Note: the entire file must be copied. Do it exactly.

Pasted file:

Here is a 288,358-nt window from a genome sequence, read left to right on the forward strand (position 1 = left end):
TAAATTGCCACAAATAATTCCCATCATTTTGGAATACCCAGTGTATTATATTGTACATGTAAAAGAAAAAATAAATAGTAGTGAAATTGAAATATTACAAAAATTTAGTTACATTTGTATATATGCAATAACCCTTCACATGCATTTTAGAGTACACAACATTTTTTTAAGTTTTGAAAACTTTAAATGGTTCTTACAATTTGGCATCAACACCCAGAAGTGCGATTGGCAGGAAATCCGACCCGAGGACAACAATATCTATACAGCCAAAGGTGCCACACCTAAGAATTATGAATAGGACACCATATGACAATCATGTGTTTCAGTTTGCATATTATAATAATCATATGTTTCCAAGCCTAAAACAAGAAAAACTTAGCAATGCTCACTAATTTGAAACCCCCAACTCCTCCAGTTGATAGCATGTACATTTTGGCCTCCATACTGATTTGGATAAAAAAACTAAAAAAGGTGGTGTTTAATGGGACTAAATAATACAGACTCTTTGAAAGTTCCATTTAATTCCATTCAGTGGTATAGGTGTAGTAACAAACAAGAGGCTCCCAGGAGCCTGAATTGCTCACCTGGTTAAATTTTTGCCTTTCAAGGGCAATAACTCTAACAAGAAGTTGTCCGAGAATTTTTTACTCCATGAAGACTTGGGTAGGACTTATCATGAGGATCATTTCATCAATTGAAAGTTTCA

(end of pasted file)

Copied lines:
Here is a 288,358-nt window from a genome sequence, read left to right on the forward strand (position 1 = left end):
TAAATTGCCACAAATAATTCCCATCATTTTGGAATACCCAGTGTATTATATTGTACATGTAAAAGAAAAAATAAATAGTAGTGAAATTGAAATATTACAAAAATTTAGTTACATTTGTATATATGCAATAACCCTTCACATGCATTTTAGAGTACACAACATTTTTTTAAGTTTTGAAAACTTTAAATGGTTCTTACAATTTGGCATCAACACCCAGAAGTGCGATTGGCAGGAAATCCGACCCGAGGACAACAATATCTATACAGCCAAAGGTGCCACACCTAAGAATTATGAATAGGACACCATATGACAATCATGTGTTTCAGTTTGCATATTATAATAATCATATGTTTCCAAGCCTAAAACAAGAAAAACTTAGCAATGCTCACTAATTTGAAACCCCCAACTCCTCCAGTTGATAGCATGTACATTTTGGCCTCCATACTGATTTGGATAAAAAAACTAAAAAAGGTGGTGTTTAATGGGACTAAATAATACAGACTCTTTGAAAGTTCCATTTAATTCCATTCAGTGGTATAGGTGTAGTAACAAACAAGAGGCTCCCAGGAGCCTGAATTGCTCACCTGGTTAAATTTTTGCCTTTCAAGGGCAATAACTCTAACAAGAAGTTGTCCGAGAATTTTTTACTCCATGAAGACTTGGGTAGGACTTATCATGAGGATCATTTCATCAATTGAAAGTTTCA